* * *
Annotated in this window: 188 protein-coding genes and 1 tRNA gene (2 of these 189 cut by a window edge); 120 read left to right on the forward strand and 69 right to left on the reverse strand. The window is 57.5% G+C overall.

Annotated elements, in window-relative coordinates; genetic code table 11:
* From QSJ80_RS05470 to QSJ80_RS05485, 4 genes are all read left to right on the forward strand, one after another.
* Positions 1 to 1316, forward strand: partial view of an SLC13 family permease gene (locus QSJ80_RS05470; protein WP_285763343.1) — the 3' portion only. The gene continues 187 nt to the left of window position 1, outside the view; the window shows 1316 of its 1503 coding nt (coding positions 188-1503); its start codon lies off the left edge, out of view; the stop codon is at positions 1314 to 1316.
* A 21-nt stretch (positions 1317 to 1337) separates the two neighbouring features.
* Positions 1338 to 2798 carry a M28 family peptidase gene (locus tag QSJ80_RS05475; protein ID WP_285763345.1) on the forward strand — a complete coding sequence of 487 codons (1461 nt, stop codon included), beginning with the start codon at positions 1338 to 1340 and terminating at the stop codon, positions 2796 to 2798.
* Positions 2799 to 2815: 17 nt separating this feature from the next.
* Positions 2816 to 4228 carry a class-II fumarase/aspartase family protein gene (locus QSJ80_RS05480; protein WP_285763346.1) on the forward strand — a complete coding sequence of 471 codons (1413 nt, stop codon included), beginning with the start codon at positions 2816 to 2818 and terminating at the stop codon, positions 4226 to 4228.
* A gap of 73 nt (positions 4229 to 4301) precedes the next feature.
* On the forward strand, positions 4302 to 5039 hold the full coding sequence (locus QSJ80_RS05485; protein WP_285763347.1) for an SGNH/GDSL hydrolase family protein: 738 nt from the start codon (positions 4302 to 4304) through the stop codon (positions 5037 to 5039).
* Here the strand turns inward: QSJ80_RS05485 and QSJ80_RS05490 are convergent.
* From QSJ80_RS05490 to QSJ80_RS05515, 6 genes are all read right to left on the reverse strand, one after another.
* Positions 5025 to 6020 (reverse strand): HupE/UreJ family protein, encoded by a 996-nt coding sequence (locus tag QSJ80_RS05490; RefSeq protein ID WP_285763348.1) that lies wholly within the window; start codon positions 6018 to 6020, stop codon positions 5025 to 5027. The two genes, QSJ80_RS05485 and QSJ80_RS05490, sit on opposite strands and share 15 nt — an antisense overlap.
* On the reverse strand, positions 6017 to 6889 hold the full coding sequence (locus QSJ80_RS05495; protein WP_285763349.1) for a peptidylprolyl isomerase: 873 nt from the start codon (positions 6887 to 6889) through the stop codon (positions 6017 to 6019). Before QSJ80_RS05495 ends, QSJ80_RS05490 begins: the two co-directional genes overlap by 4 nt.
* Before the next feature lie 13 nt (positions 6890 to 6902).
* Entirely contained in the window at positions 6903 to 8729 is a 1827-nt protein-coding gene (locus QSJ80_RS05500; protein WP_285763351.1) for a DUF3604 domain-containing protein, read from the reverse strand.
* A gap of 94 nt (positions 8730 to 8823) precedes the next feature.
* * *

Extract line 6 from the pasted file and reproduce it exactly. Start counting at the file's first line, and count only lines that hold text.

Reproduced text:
* Positions 1338 to 2798 carry a M28 family peptidase gene (locus tag QSJ80_RS05475; protein ID WP_285763345.1) on the forward strand — a complete coding sequence of 487 codons (1461 nt, stop codon included), beginning with the start codon at positions 1338 to 1340 and terminating at the stop codon, positions 2796 to 2798.